Market Focus: Farmers

Selling to the Salt of the Earth Trying to corral farmers into a tidy market segment is a fool’s errand. The landscape of American farming is as rich and diverse—from spuds to corn to fruit to cattle—as the country itself. According to the USDA National Agricultural Statistics Service [NASS] 2002 Census of Agriculture, America’s farmers, numbering upwards of 2 million, tend more than 939 million acres of this great land. To do this, America’s growers spent $191.4 billion on products such as feed, seed, chemicals, equipment and information, according to the 2003 NASS report “Farm Production Expenditures 2002 Summary.” Yes, these farms may

5-minute Interview with Brad Shapiro, Date.com

Date.com, an online personals site, never wanted to be an e-mail marketing bad guy. But it found out one day that it was. “Our privacy director went to a conference,” explains Brad Shapiro, Date.com’s vice president of marketing and sales. “He introduced himself to the guy from the [Federal Trade Commission], who basically told him: ‘Your company is on my watch list for spam complaints.’” Date.com, which relies heavily on e-mail prospecting, knew it needed to act quickly and decisively. Shapiro spoke with Target Marketing about this process. Target Marketing: What were the first steps you took to right your image? Brad Shapiro: It was about putting

Optimize Search Results Now

Make your Web site click with algorithm search engines … and customers. You may be under the impression that getting your Web site ranked on “spidering” or algorithm search engines such as Google involves the dark arts, or at least a secret handshake. If so, you can’t be blamed. Some search-engine optimization (SEO) companies make it sound as if high rankings are more hocus-pocus than strategy—that the algorithms (part computer program/part math equation) that determine page rankings are designed to estimate something other than how relevant a site will be to an Internet searcher. While there are a number of complicated and technical aspects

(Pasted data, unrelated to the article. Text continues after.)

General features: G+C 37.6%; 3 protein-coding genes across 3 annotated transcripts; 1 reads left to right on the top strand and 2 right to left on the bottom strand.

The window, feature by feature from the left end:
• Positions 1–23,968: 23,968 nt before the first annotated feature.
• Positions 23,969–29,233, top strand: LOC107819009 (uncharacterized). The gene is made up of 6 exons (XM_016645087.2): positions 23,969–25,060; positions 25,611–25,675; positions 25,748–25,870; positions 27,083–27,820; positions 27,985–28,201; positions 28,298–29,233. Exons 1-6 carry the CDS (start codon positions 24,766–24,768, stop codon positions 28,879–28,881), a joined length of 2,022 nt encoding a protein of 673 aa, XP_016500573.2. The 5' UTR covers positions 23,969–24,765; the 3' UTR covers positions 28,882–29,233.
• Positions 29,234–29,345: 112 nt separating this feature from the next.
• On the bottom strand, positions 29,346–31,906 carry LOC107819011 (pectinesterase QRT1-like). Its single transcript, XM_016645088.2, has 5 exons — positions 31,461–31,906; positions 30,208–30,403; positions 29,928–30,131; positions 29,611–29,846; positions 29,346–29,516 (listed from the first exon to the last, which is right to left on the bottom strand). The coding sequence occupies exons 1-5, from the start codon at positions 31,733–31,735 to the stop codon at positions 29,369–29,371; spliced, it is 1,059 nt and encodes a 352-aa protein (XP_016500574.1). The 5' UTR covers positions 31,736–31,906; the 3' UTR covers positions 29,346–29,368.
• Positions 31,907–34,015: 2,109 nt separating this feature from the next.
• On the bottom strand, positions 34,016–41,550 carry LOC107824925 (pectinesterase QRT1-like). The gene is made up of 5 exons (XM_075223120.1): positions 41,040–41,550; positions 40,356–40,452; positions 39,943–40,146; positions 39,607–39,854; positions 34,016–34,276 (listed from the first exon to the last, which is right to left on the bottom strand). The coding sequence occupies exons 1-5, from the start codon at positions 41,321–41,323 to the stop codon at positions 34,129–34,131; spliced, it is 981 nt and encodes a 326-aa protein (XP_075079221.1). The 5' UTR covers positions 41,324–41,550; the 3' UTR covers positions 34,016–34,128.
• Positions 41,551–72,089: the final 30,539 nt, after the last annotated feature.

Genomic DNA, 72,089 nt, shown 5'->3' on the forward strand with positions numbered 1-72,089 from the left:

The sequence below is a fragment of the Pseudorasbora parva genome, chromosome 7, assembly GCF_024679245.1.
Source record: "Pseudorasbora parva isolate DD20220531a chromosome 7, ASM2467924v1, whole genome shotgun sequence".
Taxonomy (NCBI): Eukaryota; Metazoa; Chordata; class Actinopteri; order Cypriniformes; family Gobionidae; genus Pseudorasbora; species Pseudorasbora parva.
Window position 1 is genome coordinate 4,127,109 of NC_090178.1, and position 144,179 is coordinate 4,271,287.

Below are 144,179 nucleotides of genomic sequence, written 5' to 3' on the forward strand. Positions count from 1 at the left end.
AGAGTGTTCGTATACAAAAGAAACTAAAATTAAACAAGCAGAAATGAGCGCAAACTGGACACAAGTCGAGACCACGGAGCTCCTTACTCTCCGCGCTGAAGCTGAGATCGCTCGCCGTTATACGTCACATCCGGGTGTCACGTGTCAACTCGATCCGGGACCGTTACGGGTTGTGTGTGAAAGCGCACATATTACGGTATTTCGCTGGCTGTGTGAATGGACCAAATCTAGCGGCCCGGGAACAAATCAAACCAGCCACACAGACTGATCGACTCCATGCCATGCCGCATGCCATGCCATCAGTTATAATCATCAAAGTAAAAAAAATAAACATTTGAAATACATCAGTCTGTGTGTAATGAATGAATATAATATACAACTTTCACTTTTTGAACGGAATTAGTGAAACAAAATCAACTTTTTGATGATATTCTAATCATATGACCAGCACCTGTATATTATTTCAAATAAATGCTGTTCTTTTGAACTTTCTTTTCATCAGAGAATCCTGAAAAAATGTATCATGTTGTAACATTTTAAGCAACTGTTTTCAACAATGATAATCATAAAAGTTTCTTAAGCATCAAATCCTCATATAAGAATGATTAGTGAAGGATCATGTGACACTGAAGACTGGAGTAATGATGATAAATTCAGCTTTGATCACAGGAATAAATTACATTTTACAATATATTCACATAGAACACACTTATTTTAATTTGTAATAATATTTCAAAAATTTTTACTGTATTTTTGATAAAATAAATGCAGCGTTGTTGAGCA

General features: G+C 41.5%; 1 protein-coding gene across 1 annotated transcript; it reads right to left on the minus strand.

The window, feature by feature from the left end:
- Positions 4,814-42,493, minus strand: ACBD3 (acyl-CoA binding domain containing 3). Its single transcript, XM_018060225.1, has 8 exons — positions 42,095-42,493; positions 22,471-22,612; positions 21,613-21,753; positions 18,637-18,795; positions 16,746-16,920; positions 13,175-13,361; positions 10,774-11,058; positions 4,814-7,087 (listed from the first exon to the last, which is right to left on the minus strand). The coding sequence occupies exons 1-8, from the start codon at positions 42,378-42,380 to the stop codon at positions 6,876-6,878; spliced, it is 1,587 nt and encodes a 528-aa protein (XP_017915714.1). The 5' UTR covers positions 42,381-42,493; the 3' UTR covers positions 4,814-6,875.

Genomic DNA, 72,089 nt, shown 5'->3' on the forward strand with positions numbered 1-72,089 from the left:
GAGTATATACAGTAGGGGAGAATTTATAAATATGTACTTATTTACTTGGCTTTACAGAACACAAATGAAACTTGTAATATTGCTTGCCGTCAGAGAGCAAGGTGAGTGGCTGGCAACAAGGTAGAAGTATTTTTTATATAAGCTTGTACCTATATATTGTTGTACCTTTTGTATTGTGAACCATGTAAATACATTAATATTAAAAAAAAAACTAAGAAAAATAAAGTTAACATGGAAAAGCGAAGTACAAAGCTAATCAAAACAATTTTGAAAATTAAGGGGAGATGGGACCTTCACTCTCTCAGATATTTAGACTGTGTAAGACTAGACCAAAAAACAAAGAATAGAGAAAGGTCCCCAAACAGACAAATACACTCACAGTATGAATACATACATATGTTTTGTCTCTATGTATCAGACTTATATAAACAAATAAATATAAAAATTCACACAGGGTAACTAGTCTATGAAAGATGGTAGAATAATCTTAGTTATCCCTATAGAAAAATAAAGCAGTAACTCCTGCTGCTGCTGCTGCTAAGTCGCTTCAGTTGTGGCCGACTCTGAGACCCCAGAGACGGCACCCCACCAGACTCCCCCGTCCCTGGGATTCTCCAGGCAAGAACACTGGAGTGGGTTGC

Well-equipped E-mail

Good design gives your message a fighting chance. If it feels as if e-mail marketing has become a battlefield, perhaps that’s because it has. Your messages must duck blacklists while staying in the good graces of whitelists. They must shimmy through spam filters, and then hope—even with opt-in e-mail—that when they finally arrive where you’ve sent them, recipients are still at the addresses. Given all that your e-mail messages must go through to reach their intended targets, it would be kind of sad if you hadn’t equipped them to present your offer in the most effective way possible. Introductions Once your message

Getting Sophisticated

By Brian Howard For B-to-B marketers, adapting direct marketing principles that work for selling widgets to the world of supplies and solutions is an ongoing process. Because we're all aware of the vast potential that lies in getting it right, new ideas for obtaining a firmer handle on how and why companies buy spring eternal. For instance, the time-honored practice of basing marketing decisions on firmographics can be misleading. As Steve Tinlin, vice president of the Business-to-Business Alliance at Abacus, explains, "industry classifications tell you nothing about the purchasing activity of a prospect." Tinlin suggests marketers use transactional data. "But wait," you

Go Mobile Marketing Takes to the Wireless Web

By Brian Howard In the not-too-distant future, direct marketing may come to resemble something of a high-wireless act. Exponentially more Americans, young and old, are going mobile—using smart phones, palmtop computing devices and laptop computers that can access the Internet wirelessly—to conduct business and make social arrangements. As this trend develops, reaching customers at the right place may become as important as reaching them at the right time, and just as challenging. All of this, of course, is contingent on marketers not mucking it all up. Mobile devices, by their very nature, are intimate things. They're kept on or near users' bodies—in

Hit Your Target

By Brian Howard Generating quality B-to-B leads on the Internet has always been a risky proposition. Advertise on a general business site with too broad an audience, and your leads are bound to be watered down. Advertise on a site that gets no traffic, and you'll be lucky to get any leads at all. A new service from Venture Direct WorldWide, B2B On Target, looks to find a happy medium. Venture partners with publishers in selected verticals that will bring in the type of traffic attractive to B-to-B marketers. These partners display an offers page when visitors take an action on their Web